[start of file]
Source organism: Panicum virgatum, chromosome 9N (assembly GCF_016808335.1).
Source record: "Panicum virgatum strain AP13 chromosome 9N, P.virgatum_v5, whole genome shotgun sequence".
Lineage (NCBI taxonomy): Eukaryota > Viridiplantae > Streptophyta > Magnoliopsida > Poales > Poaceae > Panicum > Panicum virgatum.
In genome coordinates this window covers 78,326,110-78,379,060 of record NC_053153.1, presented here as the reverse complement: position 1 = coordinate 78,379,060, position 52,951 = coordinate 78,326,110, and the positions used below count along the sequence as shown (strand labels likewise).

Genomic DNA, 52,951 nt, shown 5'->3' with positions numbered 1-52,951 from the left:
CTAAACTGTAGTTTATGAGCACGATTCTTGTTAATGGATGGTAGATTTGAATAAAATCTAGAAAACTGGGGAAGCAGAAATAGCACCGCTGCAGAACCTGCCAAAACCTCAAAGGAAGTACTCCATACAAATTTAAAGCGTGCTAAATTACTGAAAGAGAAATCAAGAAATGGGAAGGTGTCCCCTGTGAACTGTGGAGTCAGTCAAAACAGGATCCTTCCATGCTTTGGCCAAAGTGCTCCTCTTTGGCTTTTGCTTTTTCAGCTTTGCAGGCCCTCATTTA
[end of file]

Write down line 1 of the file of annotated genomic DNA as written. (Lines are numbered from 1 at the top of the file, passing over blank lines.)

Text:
Source organism: Panicum virgatum, chromosome 9N (assembly GCF_016808335.1).